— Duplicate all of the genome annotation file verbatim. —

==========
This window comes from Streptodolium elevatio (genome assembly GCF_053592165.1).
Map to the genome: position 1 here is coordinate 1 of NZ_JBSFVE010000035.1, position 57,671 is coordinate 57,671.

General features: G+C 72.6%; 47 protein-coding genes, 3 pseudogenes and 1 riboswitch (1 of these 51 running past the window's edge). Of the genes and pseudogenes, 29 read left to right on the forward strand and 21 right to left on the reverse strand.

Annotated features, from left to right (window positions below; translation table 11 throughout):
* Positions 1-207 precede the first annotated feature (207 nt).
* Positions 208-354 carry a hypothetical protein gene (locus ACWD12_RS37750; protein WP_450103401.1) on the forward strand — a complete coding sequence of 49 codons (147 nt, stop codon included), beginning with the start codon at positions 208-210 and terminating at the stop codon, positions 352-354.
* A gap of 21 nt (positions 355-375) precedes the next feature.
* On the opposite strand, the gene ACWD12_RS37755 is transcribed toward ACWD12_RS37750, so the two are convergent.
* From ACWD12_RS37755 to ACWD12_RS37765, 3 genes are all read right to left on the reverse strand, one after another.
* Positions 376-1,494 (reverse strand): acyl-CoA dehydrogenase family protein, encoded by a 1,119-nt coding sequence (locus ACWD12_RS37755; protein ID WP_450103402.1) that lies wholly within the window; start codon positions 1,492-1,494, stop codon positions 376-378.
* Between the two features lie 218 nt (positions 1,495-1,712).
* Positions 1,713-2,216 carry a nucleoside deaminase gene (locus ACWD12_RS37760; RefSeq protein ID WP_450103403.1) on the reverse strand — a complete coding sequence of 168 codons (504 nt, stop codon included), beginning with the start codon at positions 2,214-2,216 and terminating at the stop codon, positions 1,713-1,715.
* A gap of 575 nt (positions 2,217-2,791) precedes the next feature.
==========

This window comes from Streptodolium elevatio (genome assembly GCF_053592165.1).
Map to the genome: position 1 here is coordinate 1 of NZ_JBSFVE010000035.1, position 57,671 is coordinate 57,671.

General features: G+C 72.6%; 47 protein-coding genes, 3 pseudogenes and 1 riboswitch (1 of these 51 running past the window's edge). Of the genes and pseudogenes, 29 read left to right on the forward strand and 21 right to left on the reverse strand.

Annotated features, from left to right (window positions below; translation table 11 throughout):
* Positions 1-207 precede the first annotated feature (207 nt).
* Positions 208-354 carry a hypothetical protein gene (locus ACWD12_RS37750; protein WP_450103401.1) on the forward strand — a complete coding sequence of 49 codons (147 nt, stop codon included), beginning with the start codon at positions 208-210 and terminating at the stop codon, positions 352-354.
* A gap of 21 nt (positions 355-375) precedes the next feature.
* On the opposite strand, the gene ACWD12_RS37755 is transcribed toward ACWD12_RS37750, so the two are convergent.
* From ACWD12_RS37755 to ACWD12_RS37765, 3 genes are all read right to left on the reverse strand, one after another.
* Positions 376-1,494 (reverse strand): acyl-CoA dehydrogenase family protein, encoded by a 1,119-nt coding sequence (locus ACWD12_RS37755; protein ID WP_450103402.1) that lies wholly within the window; start codon positions 1,492-1,494, stop codon positions 376-378.
* Between the two features lie 218 nt (positions 1,495-1,712).
* Positions 1,713-2,216 carry a nucleoside deaminase gene (locus ACWD12_RS37760; RefSeq protein ID WP_450103403.1) on the reverse strand — a complete coding sequence of 168 codons (504 nt, stop codon included), beginning with the start codon at positions 2,214-2,216 and terminating at the stop codon, positions 1,713-1,715.
* A gap of 575 nt (positions 2,217-2,791) precedes the next feature.